Monday, April 11, 2011

Myths, Folklore & Symbolism: Mary Magdalene

The Magdalen's invariable attribute is her jar, or vase of ointment, held in her hand or standing near her feet, with which she anointed Christ's feet. Her hair is untied, long and flowing, sometimes covering her whole body…
The story of her pilgrimage to Provence, where she was said to have lived for many years as a hermit, originated in France in the 11th cent. and is told in the Golden Legend. It was based on legends about another female penitent, Mary of Egypt, which had been current in France from a much earlier date. The discovery of the Magdalen's supposed relics in the 13th cent. led to the rapid growth of her cult. " (Dictionary of Subjects & Symbols in Art, James Hall)

"About 1050 the monks of Vézelay began to claim to hold the relics of Mary Magdalene, brought, they related, from the Holy Land either by their 9th-century founder-saint, Badilo, or by envoys despatched by him. A little later a monk of Vézelay declared that he had detected in a crypt at St-Maximin in Provence, carved on an empty sarcophagus, a representation of the Unction at Bethany, when Jesus' head was anointed by Mary of Bethany, assumed in the Middle Ages to be Mary Magdalene. The monks of Vézelay pronounced it to be Mary Magdalene's tomb, from which her relics had been translated to their abbey. Freed captives then brought their chains as votive objects to the abbey, and it was the newly-elected Abbot Geoffroy in 1037 who had the ironwork melted down and reforged as wrought iron railings surrounding the Magdelen's altar." (Wikipedia)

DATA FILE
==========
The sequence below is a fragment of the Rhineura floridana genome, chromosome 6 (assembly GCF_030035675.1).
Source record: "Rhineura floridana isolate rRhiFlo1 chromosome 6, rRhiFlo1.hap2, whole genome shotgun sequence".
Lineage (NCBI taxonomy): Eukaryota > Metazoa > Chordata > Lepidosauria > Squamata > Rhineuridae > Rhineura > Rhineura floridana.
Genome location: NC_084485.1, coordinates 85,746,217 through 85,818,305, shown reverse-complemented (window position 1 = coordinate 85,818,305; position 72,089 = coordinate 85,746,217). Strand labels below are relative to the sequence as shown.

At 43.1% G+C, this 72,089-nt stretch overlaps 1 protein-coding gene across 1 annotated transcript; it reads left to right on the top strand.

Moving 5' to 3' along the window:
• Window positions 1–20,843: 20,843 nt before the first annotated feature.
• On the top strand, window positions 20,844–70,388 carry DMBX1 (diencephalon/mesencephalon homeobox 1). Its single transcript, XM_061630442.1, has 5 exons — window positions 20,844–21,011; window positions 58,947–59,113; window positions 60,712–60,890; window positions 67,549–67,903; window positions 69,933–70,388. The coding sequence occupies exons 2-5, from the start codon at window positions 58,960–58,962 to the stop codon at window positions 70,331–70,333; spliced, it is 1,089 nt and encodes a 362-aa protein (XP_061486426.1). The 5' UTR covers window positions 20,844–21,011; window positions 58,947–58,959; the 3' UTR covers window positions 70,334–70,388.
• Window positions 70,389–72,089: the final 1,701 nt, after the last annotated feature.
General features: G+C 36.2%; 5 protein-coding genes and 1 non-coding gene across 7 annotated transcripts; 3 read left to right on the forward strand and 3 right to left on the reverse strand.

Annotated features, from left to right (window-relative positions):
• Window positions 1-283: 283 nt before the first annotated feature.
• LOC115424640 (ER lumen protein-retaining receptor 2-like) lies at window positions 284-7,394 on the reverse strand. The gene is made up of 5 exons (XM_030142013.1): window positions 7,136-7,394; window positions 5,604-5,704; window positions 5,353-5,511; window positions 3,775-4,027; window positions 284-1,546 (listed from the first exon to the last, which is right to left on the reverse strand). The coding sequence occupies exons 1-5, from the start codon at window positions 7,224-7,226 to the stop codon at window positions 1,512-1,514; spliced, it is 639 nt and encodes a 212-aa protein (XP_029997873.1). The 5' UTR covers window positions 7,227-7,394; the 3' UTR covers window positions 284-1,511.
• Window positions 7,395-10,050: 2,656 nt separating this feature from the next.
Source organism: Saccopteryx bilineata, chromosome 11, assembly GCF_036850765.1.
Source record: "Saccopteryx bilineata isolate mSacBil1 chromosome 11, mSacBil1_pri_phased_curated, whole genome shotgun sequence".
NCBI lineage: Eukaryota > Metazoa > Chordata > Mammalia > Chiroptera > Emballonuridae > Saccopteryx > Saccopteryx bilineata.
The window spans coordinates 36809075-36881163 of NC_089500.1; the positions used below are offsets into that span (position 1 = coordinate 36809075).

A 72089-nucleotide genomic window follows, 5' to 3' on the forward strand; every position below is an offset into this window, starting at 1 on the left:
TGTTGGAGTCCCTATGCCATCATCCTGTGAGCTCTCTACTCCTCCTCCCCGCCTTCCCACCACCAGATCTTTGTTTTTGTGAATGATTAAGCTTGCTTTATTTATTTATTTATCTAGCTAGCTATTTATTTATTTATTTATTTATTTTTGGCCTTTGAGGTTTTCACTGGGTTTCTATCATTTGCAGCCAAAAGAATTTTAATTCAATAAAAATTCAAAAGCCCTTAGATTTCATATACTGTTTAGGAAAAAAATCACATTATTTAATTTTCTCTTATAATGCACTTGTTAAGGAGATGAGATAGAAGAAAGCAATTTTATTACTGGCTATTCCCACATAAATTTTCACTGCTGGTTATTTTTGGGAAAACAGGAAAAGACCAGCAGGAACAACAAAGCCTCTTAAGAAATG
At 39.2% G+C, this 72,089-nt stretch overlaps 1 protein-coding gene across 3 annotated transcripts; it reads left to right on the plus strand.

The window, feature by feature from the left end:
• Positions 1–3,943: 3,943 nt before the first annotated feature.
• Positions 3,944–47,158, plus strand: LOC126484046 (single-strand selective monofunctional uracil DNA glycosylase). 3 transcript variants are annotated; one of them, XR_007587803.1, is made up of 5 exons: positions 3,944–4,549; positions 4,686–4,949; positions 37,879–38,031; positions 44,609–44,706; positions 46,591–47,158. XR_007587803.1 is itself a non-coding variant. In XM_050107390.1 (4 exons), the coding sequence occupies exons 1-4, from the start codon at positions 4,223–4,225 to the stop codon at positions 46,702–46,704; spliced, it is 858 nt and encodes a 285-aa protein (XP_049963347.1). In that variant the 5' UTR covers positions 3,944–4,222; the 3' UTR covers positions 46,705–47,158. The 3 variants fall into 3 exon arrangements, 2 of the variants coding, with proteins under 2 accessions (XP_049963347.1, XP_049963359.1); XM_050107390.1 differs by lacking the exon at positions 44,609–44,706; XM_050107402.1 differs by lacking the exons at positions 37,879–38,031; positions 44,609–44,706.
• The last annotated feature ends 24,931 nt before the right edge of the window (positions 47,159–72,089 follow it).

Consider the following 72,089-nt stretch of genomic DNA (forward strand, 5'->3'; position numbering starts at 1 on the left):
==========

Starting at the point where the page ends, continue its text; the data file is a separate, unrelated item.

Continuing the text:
No comments:

Post a Comment